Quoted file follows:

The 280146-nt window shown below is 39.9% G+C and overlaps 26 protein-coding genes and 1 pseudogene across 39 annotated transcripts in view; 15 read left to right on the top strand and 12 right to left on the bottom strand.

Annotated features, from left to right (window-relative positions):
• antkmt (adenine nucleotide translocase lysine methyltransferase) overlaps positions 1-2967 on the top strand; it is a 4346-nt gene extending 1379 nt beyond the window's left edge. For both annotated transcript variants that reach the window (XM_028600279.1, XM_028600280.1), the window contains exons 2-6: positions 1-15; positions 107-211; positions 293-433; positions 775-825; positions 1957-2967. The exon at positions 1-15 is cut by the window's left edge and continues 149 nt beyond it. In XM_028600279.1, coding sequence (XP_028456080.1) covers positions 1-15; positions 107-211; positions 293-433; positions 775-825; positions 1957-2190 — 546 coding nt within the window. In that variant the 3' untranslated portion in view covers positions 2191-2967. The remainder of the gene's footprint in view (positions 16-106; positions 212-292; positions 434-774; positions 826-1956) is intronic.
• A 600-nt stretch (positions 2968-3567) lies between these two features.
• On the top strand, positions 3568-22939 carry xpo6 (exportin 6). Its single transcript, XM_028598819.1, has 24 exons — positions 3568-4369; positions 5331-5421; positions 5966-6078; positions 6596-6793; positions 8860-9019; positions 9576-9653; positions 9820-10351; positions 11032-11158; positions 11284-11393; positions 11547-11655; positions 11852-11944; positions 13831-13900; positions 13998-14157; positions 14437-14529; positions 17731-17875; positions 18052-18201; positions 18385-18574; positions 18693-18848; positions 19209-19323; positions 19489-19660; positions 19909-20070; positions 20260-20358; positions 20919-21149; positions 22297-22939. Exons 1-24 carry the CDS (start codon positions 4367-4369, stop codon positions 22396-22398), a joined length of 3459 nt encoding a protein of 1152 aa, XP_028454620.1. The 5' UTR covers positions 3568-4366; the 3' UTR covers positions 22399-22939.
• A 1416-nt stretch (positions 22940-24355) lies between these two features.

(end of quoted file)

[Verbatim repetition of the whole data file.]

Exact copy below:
The 280146-nt window shown below is 39.9% G+C and overlaps 26 protein-coding genes and 1 pseudogene across 39 annotated transcripts in view; 15 read left to right on the top strand and 12 right to left on the bottom strand.

Annotated features, from left to right (window-relative positions):
• antkmt (adenine nucleotide translocase lysine methyltransferase) overlaps positions 1-2967 on the top strand; it is a 4346-nt gene extending 1379 nt beyond the window's left edge. For both annotated transcript variants that reach the window (XM_028600279.1, XM_028600280.1), the window contains exons 2-6: positions 1-15; positions 107-211; positions 293-433; positions 775-825; positions 1957-2967. The exon at positions 1-15 is cut by the window's left edge and continues 149 nt beyond it. In XM_028600279.1, coding sequence (XP_028456080.1) covers positions 1-15; positions 107-211; positions 293-433; positions 775-825; positions 1957-2190 — 546 coding nt within the window. In that variant the 3' untranslated portion in view covers positions 2191-2967. The remainder of the gene's footprint in view (positions 16-106; positions 212-292; positions 434-774; positions 826-1956) is intronic.
• A 600-nt stretch (positions 2968-3567) lies between these two features.
• On the top strand, positions 3568-22939 carry xpo6 (exportin 6). Its single transcript, XM_028598819.1, has 24 exons — positions 3568-4369; positions 5331-5421; positions 5966-6078; positions 6596-6793; positions 8860-9019; positions 9576-9653; positions 9820-10351; positions 11032-11158; positions 11284-11393; positions 11547-11655; positions 11852-11944; positions 13831-13900; positions 13998-14157; positions 14437-14529; positions 17731-17875; positions 18052-18201; positions 18385-18574; positions 18693-18848; positions 19209-19323; positions 19489-19660; positions 19909-20070; positions 20260-20358; positions 20919-21149; positions 22297-22939. Exons 1-24 carry the CDS (start codon positions 4367-4369, stop codon positions 22396-22398), a joined length of 3459 nt encoding a protein of 1152 aa, XP_028454620.1. The 5' UTR covers positions 3568-4366; the 3' UTR covers positions 22399-22939.
• A 1416-nt stretch (positions 22940-24355) lies between these two features.